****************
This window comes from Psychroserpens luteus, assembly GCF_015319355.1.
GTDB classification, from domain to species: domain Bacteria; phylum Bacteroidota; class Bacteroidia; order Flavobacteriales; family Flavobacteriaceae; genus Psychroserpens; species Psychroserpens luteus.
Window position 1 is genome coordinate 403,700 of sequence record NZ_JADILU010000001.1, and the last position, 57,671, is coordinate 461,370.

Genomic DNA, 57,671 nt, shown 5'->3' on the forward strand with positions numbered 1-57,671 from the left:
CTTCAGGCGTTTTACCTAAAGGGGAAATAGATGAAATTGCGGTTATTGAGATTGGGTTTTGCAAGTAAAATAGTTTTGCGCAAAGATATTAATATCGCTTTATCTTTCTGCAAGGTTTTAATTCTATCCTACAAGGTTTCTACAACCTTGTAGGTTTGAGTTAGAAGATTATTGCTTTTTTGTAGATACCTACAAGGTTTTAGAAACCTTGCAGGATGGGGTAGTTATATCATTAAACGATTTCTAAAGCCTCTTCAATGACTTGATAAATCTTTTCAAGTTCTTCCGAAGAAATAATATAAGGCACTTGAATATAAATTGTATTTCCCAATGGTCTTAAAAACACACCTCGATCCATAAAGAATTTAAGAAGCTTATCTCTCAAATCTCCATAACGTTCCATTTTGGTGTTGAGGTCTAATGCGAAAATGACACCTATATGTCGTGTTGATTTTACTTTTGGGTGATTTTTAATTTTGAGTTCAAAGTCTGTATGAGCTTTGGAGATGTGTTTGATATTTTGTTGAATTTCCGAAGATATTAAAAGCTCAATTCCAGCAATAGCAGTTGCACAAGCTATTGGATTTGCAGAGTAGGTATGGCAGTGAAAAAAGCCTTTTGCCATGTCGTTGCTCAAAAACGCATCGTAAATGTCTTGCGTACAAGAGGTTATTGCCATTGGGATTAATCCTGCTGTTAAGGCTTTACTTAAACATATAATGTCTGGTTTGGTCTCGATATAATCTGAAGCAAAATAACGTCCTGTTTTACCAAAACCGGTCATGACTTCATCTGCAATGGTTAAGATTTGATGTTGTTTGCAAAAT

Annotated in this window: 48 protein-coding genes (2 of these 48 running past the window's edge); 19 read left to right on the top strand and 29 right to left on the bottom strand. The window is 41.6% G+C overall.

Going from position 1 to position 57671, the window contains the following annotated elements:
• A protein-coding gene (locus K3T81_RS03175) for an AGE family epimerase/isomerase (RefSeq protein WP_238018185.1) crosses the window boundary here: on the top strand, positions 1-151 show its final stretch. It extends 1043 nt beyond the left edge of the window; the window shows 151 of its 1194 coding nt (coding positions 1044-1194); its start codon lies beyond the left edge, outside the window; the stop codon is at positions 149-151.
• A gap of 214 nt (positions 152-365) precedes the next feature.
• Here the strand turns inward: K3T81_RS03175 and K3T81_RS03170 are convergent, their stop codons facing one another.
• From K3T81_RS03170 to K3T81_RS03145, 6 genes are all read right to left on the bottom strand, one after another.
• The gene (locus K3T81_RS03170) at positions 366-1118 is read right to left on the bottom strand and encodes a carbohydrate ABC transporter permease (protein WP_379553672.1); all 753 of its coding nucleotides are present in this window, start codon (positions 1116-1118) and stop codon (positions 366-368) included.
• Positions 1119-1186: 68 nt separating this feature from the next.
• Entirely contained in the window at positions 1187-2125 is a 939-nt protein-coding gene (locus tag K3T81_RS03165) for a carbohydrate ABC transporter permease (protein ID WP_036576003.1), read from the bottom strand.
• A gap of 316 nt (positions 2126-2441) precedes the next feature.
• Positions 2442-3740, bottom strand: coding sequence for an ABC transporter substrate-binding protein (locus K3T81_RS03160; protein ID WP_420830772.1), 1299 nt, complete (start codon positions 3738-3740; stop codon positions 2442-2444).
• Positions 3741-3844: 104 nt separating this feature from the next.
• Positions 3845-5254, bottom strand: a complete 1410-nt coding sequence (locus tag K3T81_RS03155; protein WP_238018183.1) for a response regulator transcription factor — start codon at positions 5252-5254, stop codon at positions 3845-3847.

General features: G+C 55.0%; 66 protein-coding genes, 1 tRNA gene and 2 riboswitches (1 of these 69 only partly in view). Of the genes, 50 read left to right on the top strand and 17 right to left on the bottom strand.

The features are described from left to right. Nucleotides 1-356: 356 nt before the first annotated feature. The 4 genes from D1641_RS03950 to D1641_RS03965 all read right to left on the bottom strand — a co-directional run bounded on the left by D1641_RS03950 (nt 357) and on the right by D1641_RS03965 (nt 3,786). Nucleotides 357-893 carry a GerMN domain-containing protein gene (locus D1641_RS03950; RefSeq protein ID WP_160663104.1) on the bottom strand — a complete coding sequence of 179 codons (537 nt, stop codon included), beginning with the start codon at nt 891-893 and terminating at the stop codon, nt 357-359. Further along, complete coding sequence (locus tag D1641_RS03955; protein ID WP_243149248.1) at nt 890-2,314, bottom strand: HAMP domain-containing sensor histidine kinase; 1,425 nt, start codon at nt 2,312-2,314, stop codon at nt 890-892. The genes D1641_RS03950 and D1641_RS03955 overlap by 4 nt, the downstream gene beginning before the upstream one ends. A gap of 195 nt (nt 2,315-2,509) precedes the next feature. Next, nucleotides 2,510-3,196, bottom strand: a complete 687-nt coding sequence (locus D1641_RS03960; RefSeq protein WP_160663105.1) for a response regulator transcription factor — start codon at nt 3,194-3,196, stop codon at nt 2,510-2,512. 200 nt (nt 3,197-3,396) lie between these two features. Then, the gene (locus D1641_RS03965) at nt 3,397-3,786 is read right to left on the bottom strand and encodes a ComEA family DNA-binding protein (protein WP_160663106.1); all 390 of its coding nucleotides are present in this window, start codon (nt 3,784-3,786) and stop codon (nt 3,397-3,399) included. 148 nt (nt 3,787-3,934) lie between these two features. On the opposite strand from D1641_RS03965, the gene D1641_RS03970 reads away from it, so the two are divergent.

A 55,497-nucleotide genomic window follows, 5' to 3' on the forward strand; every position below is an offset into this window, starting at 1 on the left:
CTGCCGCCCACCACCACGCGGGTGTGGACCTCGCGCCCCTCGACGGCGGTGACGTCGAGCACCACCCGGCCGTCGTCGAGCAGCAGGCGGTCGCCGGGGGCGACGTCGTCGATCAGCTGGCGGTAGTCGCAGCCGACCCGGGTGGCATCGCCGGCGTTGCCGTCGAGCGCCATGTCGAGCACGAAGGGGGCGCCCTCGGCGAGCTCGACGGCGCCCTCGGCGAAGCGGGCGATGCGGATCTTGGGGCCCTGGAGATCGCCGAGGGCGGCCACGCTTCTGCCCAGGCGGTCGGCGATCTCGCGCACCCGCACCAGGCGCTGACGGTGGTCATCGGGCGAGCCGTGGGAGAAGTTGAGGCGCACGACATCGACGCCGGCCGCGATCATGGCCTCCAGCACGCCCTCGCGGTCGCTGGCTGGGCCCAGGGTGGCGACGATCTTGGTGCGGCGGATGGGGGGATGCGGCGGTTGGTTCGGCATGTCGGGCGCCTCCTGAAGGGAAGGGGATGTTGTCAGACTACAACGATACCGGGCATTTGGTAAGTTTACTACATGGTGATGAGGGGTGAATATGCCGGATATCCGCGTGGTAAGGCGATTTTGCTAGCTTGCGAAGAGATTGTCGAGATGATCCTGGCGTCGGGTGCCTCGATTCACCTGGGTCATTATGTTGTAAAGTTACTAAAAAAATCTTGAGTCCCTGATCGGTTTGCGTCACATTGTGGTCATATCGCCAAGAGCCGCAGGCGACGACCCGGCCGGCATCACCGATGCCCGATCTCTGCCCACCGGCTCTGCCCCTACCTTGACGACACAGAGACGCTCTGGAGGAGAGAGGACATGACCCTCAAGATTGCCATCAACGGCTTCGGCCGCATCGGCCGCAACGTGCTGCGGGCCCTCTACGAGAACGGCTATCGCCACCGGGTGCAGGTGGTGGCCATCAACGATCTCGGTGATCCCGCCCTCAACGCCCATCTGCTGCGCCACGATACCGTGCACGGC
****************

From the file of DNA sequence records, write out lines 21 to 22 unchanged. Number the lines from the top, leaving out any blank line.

A 55,497-nucleotide genomic window follows, 5' to 3' on the forward strand; every position below is an offset into this window, starting at 1 on the left:
CTGCCGCCCACCACCACGCGGGTGTGGACCTCGCGCCCCTCGACGGCGGTGACGTCGAGCACCACCCGGCCGTCGTCGAGCAGCAGGCGGTCGCCGGGGGCGACGTCGTCGATCAGCTGGCGGTAGTCGCAGCCGACCCGGGTGGCATCGCCGGCGTTGCCGTCGAGCGCCATGTCGAGCACGAAGGGGGCGCCCTCGGCGAGCTCGACGGCGCCCTCGGCGAAGCGGGCGATGCGGATCTTGGGGCCCTGGAGATCGCCGAGGGCGGCCACGCTTCTGCCCAGGCGGTCGGCGATCTCGCGCACCCGCACCAGGCGCTGACGGTGGTCATCGGGCGAGCCGTGGGAGAAGTTGAGGCGCACGACATCGACGCCGGCCGCGATCATGGCCTCCAGCACGCCCTCGCGGTCGCTGGCTGGGCCCAGGGTGGCGACGATCTTGGTGCGGCGGATGGGGGGATGCGGCGGTTGGTTCGGCATGTCGGGCGCCTCCTGAAGGGAAGGGGATGTTGTCAGACTACAACGATACCGGGCATTTGGTAAGTTTACTACATGGTGATGAGGGGTGAATATGCCGGATATCCGCGTGGTAAGGCGATTTTGCTAGCTTGCGAAGAGATTGTCGAGATGATCCTGGCGTCGGGTGCCTCGATTCACCTGGGTCATTATGTTGTAAAGTTACTAAAAAAATCTTGAGTCCCTGATCGGTTTGCGTCACATTGTGGTCATATCGCCAAGAGCCGCAGGCGACGACCCGGCCGGCATCACCGATGCCCGATCTCTGCCCACCGGCTCTGCCCCTACCTTGACGACACAGAGACGCTCTGGAGGAGAGAGGACATGACCCTCAAGATTGCCATCAACGGCTTCGGCCGCATCGGCCGCAACGTGCTGCGGGCCCTCTACGAGAACGGCTATCGCCACCGGGTGCAGGTGGTGGCCATCAACGATCTCGGTGATCCCGCCCTCAACGCCCATCTGCTGCGCCACGATACCGTGCACGGC